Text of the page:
From TheCalifornian.com, “Editorial: Lettuce strike a mixed bag of changes,” 26 Mar 2011.
Farmworkers Remain Pawns in a Political Tug-of-War
Salinas has been a witness — and participant — to much of farm labor history, especially the strikes and protests of the 1970s. On Page 1A today, The Californian revisits the end of the lettuce strike of 1970-71 and the changes it spawned. It was March 26, 1971, when, after eight months of a bitter and violent turf war, the United Farm Workers union sat down with the United Brotherhood of Teamsters and signed an agreement allowing the UFW to organize farm laborers. That ended a boycott against non-union lettuce and the biggest farm labor strike in U.S. history.
The truce resulted in UFW contracts with Salinas Valley lettuce growers and a decade of growth and power for the farm labor movement. Elected officials and then-new Gov. Jerry Brown gave impetus to UFW organizing efforts by enacting the Agriculture Labor Relations Act. The ALRA created the Agriculture Labor Relations Board to enforce the law. However, in the 1980s, the union’s political influence would begin to fade as conservative leaders such as Gov. George Deukmejian stacked the ALRB with pro-industry members and gutted the agency’s budget. At the same time, the proliferation of farm labor contractors used by growers to supply workers cut into the union’s influence.
Throughout the decade and into the 1990s, both the UFW and the ag industry would take their battles out of the fields and into the courtrooms in their zeal for ultimate control of the workers and their labor. Both the unions and the ag industry deserve credit and condemnation for how the living and working conditions of farm workers simultaneously have changed and stagnated in the past 40 years.
As Mike Antle, vice president of Tanimura & Antle observed: “A lot of good came about because of the strikes. … Wages were very depressed; there wasn’t sanitation facilities in the fields, and the people were being treated very poorly.”
Of course, a lot of that has changed. The farmworkers got their very own set of labor laws, working conditions improved with company-provided buses, portable toilets and drinking water; wages increased, pesticide regulation was strengthened.
The UFW introduced health insurance coverage and continued its consumer education campaigns to bring public awareness to the plight of farmworkers. As a result, farmworker issues in health and education were added to the research agendas of universities and think tanks.
Yet even with these advancements and safeguards in place, the farmworker remains a pawn in a political tug-of-war.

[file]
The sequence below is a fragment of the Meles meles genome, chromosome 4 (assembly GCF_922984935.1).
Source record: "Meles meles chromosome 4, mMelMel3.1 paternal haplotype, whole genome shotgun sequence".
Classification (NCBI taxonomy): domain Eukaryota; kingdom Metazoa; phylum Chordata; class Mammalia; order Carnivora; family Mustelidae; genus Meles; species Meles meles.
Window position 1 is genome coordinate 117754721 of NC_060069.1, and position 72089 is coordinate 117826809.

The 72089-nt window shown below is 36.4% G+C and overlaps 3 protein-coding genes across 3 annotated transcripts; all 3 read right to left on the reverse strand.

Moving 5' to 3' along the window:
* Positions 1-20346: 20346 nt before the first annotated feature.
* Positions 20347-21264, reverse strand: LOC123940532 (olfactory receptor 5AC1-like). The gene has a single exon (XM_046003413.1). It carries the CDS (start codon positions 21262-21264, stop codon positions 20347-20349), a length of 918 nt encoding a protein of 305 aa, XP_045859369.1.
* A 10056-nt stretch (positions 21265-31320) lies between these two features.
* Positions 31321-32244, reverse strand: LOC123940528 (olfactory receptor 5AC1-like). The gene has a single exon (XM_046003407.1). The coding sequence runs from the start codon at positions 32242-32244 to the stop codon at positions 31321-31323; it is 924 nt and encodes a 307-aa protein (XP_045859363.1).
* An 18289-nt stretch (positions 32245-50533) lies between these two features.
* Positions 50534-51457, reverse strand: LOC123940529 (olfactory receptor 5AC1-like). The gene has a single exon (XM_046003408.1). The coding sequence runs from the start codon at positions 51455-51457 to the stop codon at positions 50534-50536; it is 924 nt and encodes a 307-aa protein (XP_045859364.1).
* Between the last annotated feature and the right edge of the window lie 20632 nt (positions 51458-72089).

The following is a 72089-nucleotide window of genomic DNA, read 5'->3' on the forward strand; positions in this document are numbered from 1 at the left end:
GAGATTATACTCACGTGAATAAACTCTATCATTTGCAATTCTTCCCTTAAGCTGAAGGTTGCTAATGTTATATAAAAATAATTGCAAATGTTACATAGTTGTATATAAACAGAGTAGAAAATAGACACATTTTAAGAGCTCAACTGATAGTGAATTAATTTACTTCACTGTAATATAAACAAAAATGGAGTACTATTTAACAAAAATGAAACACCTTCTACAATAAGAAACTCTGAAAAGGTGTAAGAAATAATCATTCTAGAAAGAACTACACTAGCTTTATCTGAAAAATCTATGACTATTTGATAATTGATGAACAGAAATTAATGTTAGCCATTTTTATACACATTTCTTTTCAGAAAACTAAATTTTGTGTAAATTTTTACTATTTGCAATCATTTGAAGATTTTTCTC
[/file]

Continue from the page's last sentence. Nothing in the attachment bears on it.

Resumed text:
Shamefully, little has changed economically for farm workers. They remain at the bottom rung of the American economic ladder, earning on average a measly $11,000 a year, according to U.S. Department of Labor figures for 2010. Their education levels seldom reach a high school graduation.
Meanwhile, the plight of American farmworkers is compounded by the influx of undocumented workers, primarily from Mexico and Central America; workers “in the shadows,” who are easily exploited, willing to work for the lowest of wages and, the unions would say, nearly impossible to organize.
Those of us who share the Salinas Valley with farm workers know well their contributions and complications. If a rising tide lifts all boats, what can be done to lift prosperity for farmworkers? What are we willing to do to help improve their quality of life and, by extension, ours?
A study out of the University of California, Davis, poses a fascinating “what if.” Philip L. Martin, professor of agricultural economics, has shown that even a dramatic increase in ag labor costs would have only a modest impact on the average American household budget. He took the average amount — $322 — spent by the American family on fresh fruits and vegetables in 2000 and applied it to his analysis of the ag industry that year. He concluded that if the produce industry were to raise the wages of farmworkers by 40 percent, even passing on the total cost to consumers, it would raise a family’s budget by $8 to $330. Imagine: $8 more per year per American household to boost the wages of some 2 million farmworkers in the US.
UFW founder and legendary leader Cesar Chavez used to tell workers that the strike wasn’t about wages or benefits. He said it was about respect. When they finally respect you, he said, that’s when real change comes.
Forty years after the Salinas Valley lettuce strike, if their wages are any kind of indicator, farm workers still haven’t gained the respect they seek and deserve.